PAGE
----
High Price-Earnings and a Low Market-to-Book Ratio

A high price-to-earnings ratio may indicate good earnings performance, or it may mean the stock is overpriced.

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When evaluating a company, investors often look at a company's price-to-earnings ratio (P/E) and its market-to-book ratio, often called price-to-book ratio (P/B.) P/E is the ratio of annual earnings to stock price. P/B is the ratio of stock price to book value. "Book value" has several definitions, but the one that best applies here is "the value of a company's assets in liquidation." While both ratios are widely studied, disagreement remains about how reliably they reveal a stock's value.

Momentum vs. Growth

Investors divide into momentum investors and value investors. A momentum investor sees a stock with increasing upward price momentum that consistently outperforms the market as a preferred investment. That these stocks tend to have high P/Es is a consequence of success. The value investor, on the other hand, seeks stocks with low P/Es that may be undervalued for reasons irrelevant to the company's real worth.

The Value Significance of Low P/Es

Investors look for other indications that a stock's low P/E indicates a bargain. An uninterrupted history of dividends, and dividends that exceed the market average in a company's financial sector, such as utility companies or automobile manufacturers, are both favorable indicators. It may be as well that a stock's low P/E is relatively high with respect to the P/Es of other stocks in the same sector, which happens when an investment sector falls out of favor with investors as investors saw with residential construction stocks following the housing market crash of 2008-9.

The Momentum Significance of Low P/Es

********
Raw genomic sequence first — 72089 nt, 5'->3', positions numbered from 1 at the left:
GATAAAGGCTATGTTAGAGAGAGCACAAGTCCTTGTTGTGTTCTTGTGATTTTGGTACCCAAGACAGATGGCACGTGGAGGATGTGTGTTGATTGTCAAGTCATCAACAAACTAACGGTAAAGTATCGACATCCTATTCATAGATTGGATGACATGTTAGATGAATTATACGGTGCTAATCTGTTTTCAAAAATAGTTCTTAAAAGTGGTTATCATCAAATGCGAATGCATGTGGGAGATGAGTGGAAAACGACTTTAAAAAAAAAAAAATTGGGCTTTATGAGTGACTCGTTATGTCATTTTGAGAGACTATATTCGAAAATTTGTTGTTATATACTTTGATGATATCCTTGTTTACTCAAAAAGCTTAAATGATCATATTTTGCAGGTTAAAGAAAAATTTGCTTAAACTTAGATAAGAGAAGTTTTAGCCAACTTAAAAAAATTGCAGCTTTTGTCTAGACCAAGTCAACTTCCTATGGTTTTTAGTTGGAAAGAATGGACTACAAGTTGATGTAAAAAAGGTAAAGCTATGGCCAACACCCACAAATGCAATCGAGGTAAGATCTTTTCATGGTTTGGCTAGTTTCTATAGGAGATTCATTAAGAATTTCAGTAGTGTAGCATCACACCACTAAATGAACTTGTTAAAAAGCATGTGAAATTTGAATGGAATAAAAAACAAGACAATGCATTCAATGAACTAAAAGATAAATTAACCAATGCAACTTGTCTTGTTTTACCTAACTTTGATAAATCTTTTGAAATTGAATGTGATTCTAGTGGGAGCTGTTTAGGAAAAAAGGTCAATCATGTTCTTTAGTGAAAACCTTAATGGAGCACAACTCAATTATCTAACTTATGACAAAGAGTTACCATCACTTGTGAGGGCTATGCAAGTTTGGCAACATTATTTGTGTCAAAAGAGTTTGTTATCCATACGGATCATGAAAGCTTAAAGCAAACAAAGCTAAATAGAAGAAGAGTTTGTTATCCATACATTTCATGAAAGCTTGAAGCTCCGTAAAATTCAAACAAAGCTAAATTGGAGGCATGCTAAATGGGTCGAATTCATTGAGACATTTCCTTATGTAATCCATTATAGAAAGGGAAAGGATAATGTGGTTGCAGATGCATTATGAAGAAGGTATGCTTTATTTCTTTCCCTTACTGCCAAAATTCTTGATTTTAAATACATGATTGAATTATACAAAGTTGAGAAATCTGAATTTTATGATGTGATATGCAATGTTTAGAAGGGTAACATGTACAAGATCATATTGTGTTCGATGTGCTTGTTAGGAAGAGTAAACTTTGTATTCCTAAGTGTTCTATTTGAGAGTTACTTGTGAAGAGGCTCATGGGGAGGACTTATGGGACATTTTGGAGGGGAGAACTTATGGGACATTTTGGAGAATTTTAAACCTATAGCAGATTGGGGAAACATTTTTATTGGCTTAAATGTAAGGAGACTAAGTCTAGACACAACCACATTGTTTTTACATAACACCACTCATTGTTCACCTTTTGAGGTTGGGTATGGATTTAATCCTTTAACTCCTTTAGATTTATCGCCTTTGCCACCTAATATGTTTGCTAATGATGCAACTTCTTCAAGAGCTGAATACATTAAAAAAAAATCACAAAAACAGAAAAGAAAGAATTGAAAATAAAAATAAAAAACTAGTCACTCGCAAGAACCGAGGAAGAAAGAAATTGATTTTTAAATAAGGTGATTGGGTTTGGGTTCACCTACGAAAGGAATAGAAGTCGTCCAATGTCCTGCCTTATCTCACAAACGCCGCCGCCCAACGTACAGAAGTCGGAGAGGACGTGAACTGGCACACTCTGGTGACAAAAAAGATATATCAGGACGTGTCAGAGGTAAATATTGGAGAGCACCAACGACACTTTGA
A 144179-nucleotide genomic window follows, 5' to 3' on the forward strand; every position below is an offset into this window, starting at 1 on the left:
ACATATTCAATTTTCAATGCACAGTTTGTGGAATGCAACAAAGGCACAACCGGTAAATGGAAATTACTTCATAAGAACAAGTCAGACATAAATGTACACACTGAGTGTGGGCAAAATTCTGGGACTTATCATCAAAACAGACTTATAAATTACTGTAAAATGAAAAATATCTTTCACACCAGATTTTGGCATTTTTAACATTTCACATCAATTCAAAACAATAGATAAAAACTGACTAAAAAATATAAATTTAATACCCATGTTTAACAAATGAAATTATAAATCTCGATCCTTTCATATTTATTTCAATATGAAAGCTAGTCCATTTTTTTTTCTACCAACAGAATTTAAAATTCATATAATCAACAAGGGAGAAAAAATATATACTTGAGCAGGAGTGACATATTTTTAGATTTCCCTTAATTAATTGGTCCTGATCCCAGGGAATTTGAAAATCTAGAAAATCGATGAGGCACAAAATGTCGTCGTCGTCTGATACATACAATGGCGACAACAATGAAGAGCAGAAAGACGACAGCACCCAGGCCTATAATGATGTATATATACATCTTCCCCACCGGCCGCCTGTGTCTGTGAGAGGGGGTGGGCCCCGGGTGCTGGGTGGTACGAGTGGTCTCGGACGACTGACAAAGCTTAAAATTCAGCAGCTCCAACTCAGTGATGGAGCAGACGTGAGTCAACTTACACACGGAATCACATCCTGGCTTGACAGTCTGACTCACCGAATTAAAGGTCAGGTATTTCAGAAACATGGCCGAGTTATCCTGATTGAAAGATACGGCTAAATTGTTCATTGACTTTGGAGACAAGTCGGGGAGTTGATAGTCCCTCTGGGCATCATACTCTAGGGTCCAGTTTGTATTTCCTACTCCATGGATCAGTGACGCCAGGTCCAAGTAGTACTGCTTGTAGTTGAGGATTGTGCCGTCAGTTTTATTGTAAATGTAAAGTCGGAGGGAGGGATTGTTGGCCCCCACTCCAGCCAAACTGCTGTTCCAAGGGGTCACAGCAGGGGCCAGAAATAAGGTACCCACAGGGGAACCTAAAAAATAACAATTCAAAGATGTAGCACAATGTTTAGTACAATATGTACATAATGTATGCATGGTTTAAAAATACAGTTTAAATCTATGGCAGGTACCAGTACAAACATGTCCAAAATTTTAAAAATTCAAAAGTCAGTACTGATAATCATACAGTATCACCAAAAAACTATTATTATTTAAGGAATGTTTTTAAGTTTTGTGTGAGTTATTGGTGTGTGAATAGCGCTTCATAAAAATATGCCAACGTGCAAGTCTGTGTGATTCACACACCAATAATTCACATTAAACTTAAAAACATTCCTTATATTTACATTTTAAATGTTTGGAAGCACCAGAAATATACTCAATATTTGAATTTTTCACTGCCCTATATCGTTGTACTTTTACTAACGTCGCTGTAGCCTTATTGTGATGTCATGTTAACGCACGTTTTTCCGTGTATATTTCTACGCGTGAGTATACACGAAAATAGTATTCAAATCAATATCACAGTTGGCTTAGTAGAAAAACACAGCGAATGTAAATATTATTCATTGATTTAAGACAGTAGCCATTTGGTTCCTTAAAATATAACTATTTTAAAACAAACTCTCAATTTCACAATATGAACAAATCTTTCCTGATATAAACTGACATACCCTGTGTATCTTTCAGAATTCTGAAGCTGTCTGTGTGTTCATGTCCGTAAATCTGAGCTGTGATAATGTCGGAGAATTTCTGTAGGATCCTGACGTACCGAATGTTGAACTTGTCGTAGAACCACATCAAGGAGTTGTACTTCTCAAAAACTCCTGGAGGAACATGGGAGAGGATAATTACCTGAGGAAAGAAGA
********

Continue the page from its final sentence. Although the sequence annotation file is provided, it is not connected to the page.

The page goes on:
A stock with a low P/E only rarely has superior price performance that attracts positive attention from momentum investors. However, it can happen. Following the housing market crash, Pulte, one of the top three U.S. home-builders, had a negative P/E for several years, and it was still losing money in October 2011. However, over the next six months, the stock price doubled, significantly outperforming the general market. While a low P/E usually warns off momentum investors, the price momentum told a different story. Clearly, by April 2012, Pulte's still-low P/E and increasing price momentum signaled a buy to value and momentum investors alike. Confirming this, the stock price rose by 400 percent from October 2011 to October 2013.

Low Price to Book Ratio

For value investors, a low price-to-book ratio is another indication that a stock may be undervalued. Low P/Bs indicate investor skepticism about management's ability to generate positive cash-flows. If this skepticism is misplaced, the stock is likely a bargain.

Significance of a Stock with High P/E and Low P/B

A company with a high P/E and a low M/B would be a rare combination, but, like Pulte's stock in 2011, this unlikely pairing of ratios could happen. For example, a company emerging from an era of severe mismanagement could be making strong gains in credibility among knowledgeable investors that increase its stock price before this is reflected in quarterly earnings reports. If the previous situation were bad enough, early in the company's rejuvenation there may be a moment where the P/B, although substantially improved, still remains low. This somewhat strange combination of ratios may indicate a still undervalued stock that will enjoy a substantial price run-up going forward.

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About the Author

Patrick Gleeson received a doctorate in 18th century English literature at the University of Washington. He served as a professor of English at the University of Victoria and was head of freshman English at San Francisco State University. Gleeson is the director of technical publications for McClarie Group and manages an investment fund. He is a Registered Investment Advisor.

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